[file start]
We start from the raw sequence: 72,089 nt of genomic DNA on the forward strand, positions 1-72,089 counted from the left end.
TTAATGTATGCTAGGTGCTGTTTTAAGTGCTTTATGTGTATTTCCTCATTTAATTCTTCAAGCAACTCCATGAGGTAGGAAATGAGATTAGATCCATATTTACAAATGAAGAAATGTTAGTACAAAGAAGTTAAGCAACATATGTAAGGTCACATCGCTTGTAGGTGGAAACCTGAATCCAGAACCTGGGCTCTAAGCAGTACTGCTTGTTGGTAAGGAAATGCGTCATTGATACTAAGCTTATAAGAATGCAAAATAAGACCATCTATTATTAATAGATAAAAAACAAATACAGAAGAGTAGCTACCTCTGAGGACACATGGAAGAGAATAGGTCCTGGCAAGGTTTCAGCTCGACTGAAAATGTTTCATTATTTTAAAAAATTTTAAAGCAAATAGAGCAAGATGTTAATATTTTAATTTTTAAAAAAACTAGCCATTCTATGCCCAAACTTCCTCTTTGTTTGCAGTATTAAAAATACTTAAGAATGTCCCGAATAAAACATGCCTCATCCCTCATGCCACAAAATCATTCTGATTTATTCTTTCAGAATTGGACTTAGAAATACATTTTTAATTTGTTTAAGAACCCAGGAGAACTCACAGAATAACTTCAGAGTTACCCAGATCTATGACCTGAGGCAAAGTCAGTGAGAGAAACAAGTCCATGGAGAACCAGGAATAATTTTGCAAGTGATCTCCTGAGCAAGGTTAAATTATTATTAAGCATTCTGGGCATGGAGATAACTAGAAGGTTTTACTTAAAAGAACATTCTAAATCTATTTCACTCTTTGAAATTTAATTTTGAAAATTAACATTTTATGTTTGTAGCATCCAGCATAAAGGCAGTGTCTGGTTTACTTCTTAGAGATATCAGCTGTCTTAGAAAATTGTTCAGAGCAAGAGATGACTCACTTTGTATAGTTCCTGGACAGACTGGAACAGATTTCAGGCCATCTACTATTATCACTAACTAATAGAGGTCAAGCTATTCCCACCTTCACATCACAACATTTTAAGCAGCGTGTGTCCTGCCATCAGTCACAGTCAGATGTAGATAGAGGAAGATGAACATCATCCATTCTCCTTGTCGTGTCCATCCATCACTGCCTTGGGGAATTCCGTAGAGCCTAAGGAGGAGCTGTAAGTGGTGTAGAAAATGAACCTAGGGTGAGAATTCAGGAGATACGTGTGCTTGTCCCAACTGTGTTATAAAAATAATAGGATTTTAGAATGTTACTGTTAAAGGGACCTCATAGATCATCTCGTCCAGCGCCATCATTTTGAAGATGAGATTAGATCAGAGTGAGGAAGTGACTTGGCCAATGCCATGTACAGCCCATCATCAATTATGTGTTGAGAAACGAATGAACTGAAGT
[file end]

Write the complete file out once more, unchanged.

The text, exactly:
We start from the raw sequence: 72,089 nt of genomic DNA on the forward strand, positions 1-72,089 counted from the left end.
TTAATGTATGCTAGGTGCTGTTTTAAGTGCTTTATGTGTATTTCCTCATTTAATTCTTCAAGCAACTCCATGAGGTAGGAAATGAGATTAGATCCATATTTACAAATGAAGAAATGTTAGTACAAAGAAGTTAAGCAACATATGTAAGGTCACATCGCTTGTAGGTGGAAACCTGAATCCAGAACCTGGGCTCTAAGCAGTACTGCTTGTTGGTAAGGAAATGCGTCATTGATACTAAGCTTATAAGAATGCAAAATAAGACCATCTATTATTAATAGATAAAAAACAAATACAGAAGAGTAGCTACCTCTGAGGACACATGGAAGAGAATAGGTCCTGGCAAGGTTTCAGCTCGACTGAAAATGTTTCATTATTTTAAAAAATTTTAAAGCAAATAGAGCAAGATGTTAATATTTTAATTTTTAAAAAAACTAGCCATTCTATGCCCAAACTTCCTCTTTGTTTGCAGTATTAAAAATACTTAAGAATGTCCCGAATAAAACATGCCTCATCCCTCATGCCACAAAATCATTCTGATTTATTCTTTCAGAATTGGACTTAGAAATACATTTTTAATTTGTTTAAGAACCCAGGAGAACTCACAGAATAACTTCAGAGTTACCCAGATCTATGACCTGAGGCAAAGTCAGTGAGAGAAACAAGTCCATGGAGAACCAGGAATAATTTTGCAAGTGATCTCCTGAGCAAGGTTAAATTATTATTAAGCATTCTGGGCATGGAGATAACTAGAAGGTTTTACTTAAAAGAACATTCTAAATCTATTTCACTCTTTGAAATTTAATTTTGAAAATTAACATTTTATGTTTGTAGCATCCAGCATAAAGGCAGTGTCTGGTTTACTTCTTAGAGATATCAGCTGTCTTAGAAAATTGTTCAGAGCAAGAGATGACTCACTTTGTATAGTTCCTGGACAGACTGGAACAGATTTCAGGCCATCTACTATTATCACTAACTAATAGAGGTCAAGCTATTCCCACCTTCACATCACAACATTTTAAGCAGCGTGTGTCCTGCCATCAGTCACAGTCAGATGTAGATAGAGGAAGATGAACATCATCCATTCTCCTTGTCGTGTCCATCCATCACTGCCTTGGGGAATTCCGTAGAGCCTAAGGAGGAGCTGTAAGTGGTGTAGAAAATGAACCTAGGGTGAGAATTCAGGAGATACGTGTGCTTGTCCCAACTGTGTTATAAAAATAATAGGATTTTAGAATGTTACTGTTAAAGGGACCTCATAGATCATCTCGTCCAGCGCCATCATTTTGAAGATGAGATTAGATCAGAGTGAGGAAGTGACTTGGCCAATGCCATGTACAGCCCATCATCAATTATGTGTTGAGAAACGAATGAACTGAAGT